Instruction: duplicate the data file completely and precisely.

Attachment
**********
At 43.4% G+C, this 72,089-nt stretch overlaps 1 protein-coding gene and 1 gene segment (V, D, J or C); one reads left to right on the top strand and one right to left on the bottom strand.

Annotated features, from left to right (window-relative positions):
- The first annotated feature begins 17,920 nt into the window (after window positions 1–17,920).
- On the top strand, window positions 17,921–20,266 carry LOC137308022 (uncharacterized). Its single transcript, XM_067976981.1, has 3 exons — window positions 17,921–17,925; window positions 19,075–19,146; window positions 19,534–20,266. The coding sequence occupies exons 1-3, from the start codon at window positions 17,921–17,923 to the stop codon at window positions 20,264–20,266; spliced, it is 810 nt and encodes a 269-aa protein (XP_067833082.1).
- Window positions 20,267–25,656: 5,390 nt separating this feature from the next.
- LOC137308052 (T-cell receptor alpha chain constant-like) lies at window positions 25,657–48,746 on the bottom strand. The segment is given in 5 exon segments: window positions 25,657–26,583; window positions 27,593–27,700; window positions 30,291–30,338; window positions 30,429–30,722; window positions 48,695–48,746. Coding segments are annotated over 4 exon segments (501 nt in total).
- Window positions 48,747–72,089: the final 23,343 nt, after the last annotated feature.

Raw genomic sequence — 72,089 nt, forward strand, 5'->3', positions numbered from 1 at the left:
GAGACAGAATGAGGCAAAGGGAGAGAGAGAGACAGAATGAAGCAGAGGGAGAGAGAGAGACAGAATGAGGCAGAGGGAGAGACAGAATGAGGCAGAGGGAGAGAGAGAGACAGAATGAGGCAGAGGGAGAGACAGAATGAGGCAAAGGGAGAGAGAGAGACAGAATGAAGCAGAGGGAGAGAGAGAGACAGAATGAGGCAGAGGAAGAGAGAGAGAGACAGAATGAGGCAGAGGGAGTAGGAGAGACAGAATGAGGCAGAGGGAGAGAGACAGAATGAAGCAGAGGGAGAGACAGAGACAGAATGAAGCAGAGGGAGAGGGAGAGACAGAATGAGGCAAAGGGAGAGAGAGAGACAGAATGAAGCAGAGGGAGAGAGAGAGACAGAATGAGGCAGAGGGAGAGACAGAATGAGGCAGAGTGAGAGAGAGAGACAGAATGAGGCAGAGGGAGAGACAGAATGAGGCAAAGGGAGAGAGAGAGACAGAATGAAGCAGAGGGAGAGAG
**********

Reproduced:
At 43.4% G+C, this 72,089-nt stretch overlaps 1 protein-coding gene and 1 gene segment (V, D, J or C); one reads left to right on the top strand and one right to left on the bottom strand.

Annotated features, from left to right (window-relative positions):
- The first annotated feature begins 17,920 nt into the window (after window positions 1–17,920).
- On the top strand, window positions 17,921–20,266 carry LOC137308022 (uncharacterized). Its single transcript, XM_067976981.1, has 3 exons — window positions 17,921–17,925; window positions 19,075–19,146; window positions 19,534–20,266. The coding sequence occupies exons 1-3, from the start codon at window positions 17,921–17,923 to the stop codon at window positions 20,264–20,266; spliced, it is 810 nt and encodes a 269-aa protein (XP_067833082.1).
- Window positions 20,267–25,656: 5,390 nt separating this feature from the next.
- LOC137308052 (T-cell receptor alpha chain constant-like) lies at window positions 25,657–48,746 on the bottom strand. The segment is given in 5 exon segments: window positions 25,657–26,583; window positions 27,593–27,700; window positions 30,291–30,338; window positions 30,429–30,722; window positions 48,695–48,746. Coding segments are annotated over 4 exon segments (501 nt in total).
- Window positions 48,747–72,089: the final 23,343 nt, after the last annotated feature.

Raw genomic sequence — 72,089 nt, forward strand, 5'->3', positions numbered from 1 at the left:
GAGACAGAATGAGGCAAAGGGAGAGAGAGAGACAGAATGAAGCAGAGGGAGAGAGAGAGACAGAATGAGGCAGAGGGAGAGACAGAATGAGGCAGAGGGAGAGAGAGAGACAGAATGAGGCAGAGGGAGAGACAGAATGAGGCAAAGGGAGAGAGAGAGACAGAATGAAGCAGAGGGAGAGAGAGAGACAGAATGAGGCAGAGGAAGAGAGAGAGAGACAGAATGAGGCAGAGGGAGTAGGAGAGACAGAATGAGGCAGAGGGAGAGAGACAGAATGAAGCAGAGGGAGAGACAGAGACAGAATGAAGCAGAGGGAGAGGGAGAGACAGAATGAGGCAAAGGGAGAGAGAGAGACAGAATGAAGCAGAGGGAGAGAGAGAGACAGAATGAGGCAGAGGGAGAGACAGAATGAGGCAGAGTGAGAGAGAGAGACAGAATGAGGCAGAGGGAGAGACAGAATGAGGCAAAGGGAGAGAGAGAGACAGAATGAAGCAGAGGGAGAGAG